In other words, the Obama administration is going to have a check for $350 billion to do with more or less as they please on the first day they take office. I can't blame them for pushing for this. If someone knocked on your door and asked you to choose between having $350 billion to spend as you see fit, or not have $350 bn, you wouldn't have to think long and hard about it.
But here's the thing: it's unclear to me what technical problem this money is supposed to solve. Remember, when TARP was passed, Lehmann had failed, which had forced two money market funds to break the buck, which had caused full-out panic in financial markets. The commercial paper market ceased to function, inter-bank lending dried up. The TED Spread (which is a rough proxy how scared banks are) rocketed up to unprecedented levels.
$350 billion later, the TED is back down to elevated but not crisis levels. So what exactly is this money for? If it's for foreclosure mitigation, great, but does it require that much money? And couldn't Congress pass a foreclosure bill that appropriated funds for that purpose, along with bankruptcy cram-down. But in terms of the financial system, what's the game plan?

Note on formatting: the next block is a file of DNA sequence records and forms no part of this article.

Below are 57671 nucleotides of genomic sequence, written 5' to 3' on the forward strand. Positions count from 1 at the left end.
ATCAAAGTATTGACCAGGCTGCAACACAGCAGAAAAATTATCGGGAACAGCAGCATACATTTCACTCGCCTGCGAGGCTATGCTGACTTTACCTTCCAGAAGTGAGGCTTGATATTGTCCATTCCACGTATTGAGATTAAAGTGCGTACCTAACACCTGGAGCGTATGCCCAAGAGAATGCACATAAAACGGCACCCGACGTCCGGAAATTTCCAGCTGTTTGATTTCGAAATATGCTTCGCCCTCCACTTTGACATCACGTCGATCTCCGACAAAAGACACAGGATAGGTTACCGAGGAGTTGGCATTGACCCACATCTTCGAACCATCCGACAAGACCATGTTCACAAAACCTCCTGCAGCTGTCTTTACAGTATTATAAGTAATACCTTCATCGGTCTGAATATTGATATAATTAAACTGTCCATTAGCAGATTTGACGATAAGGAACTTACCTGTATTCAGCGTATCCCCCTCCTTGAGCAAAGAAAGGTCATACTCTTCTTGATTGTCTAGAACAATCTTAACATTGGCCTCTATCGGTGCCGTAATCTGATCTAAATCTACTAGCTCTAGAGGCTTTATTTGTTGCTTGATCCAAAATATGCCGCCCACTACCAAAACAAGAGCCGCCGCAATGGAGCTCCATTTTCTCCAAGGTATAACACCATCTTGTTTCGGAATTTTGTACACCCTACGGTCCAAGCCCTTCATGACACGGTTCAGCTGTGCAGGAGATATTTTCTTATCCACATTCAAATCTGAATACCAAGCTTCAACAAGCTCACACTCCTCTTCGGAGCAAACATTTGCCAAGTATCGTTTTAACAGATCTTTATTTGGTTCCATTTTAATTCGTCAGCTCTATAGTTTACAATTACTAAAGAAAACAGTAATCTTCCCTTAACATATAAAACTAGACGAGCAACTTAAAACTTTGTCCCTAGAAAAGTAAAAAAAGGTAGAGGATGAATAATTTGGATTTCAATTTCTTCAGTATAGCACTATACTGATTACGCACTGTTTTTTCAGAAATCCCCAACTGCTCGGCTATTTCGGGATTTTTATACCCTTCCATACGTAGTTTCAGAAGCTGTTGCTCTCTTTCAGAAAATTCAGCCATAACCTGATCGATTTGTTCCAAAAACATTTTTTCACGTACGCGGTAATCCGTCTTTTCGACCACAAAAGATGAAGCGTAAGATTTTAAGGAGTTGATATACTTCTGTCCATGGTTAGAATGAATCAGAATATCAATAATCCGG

I'm not asking snarkily. I'm genuinely curious.
There's been a lot of talk about the infrastructure component of the proposed stimulus, and whether it's too slanted towards roads, bridges and other aspects of our car-dependent transportation system. One complication is that, in order to make for effective stimulus, the infrastructure investments have to be "shovel ready", that is, ready to start up almost immediately. My understanding is that this one of the problems (from a stimulus perspective) with high-speed rail. But what about metro and urban public transit? My experience has been that they are perpetually underfunded and starve for dollars for capital improvements. So, do transit authorities around the country have "shovel-ready" projects ready to go?
To answer this I asked my top-secret source inside the Chicago Transit Authority. Here's what he had to say in full: